Failure to Recommend Offshore Tax Avoidance Scheme Not Negligent

The Court of Appeal has overturned the decision of the High Court that a firm of accountants had acted negligently when it failed to point out tax saving opportunities to a client when he sold his company.

The accountants had failed to bring to the attention of the client the tax saving opportunities available to him because of his not being domiciled in the UK. The best advice in the circumstances would have been to have moved the company to an offshore trust prior to sale. This was not advised.

Wishing to avoid a Capital Gains Tax bill of £850,000, the client instead spent £200,000 joining in a tax planning scheme which was subsequently closed down by HM Revenue and Customs.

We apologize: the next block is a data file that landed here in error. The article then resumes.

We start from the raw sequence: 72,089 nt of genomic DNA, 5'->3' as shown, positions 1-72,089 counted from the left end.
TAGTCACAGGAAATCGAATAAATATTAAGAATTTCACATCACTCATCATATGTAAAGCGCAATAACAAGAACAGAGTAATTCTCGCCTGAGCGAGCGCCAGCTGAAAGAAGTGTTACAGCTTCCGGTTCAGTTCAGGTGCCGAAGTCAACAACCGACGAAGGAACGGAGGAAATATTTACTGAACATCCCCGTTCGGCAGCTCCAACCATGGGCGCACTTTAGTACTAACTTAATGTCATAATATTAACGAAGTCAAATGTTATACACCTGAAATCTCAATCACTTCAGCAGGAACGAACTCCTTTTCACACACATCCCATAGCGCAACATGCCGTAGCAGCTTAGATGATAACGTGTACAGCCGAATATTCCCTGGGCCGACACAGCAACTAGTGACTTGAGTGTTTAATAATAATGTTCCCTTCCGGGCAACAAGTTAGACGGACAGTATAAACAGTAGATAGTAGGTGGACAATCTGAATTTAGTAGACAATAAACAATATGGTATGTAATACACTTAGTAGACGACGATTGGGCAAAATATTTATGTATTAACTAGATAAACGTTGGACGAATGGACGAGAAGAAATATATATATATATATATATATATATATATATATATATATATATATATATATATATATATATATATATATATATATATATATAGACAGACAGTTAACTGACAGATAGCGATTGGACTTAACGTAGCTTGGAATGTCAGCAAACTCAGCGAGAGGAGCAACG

The client then sued his accountants for failing to give him the correct advice. The High Court accepted his claim, concluding that the accountants had a contractual duty to give him tax planning advice and that a normally competent accountant would have done so.

The accountants took their case to the Court of Appeal, which examined the terms of the client's engagement letter and found that the accountants were not and had never held themselves out to be specialist tax planners. The Court was not persuaded, therefore, that the firm was under any duty to advise the claimant of significant tax advantages which were outside the ambit of its instructions.

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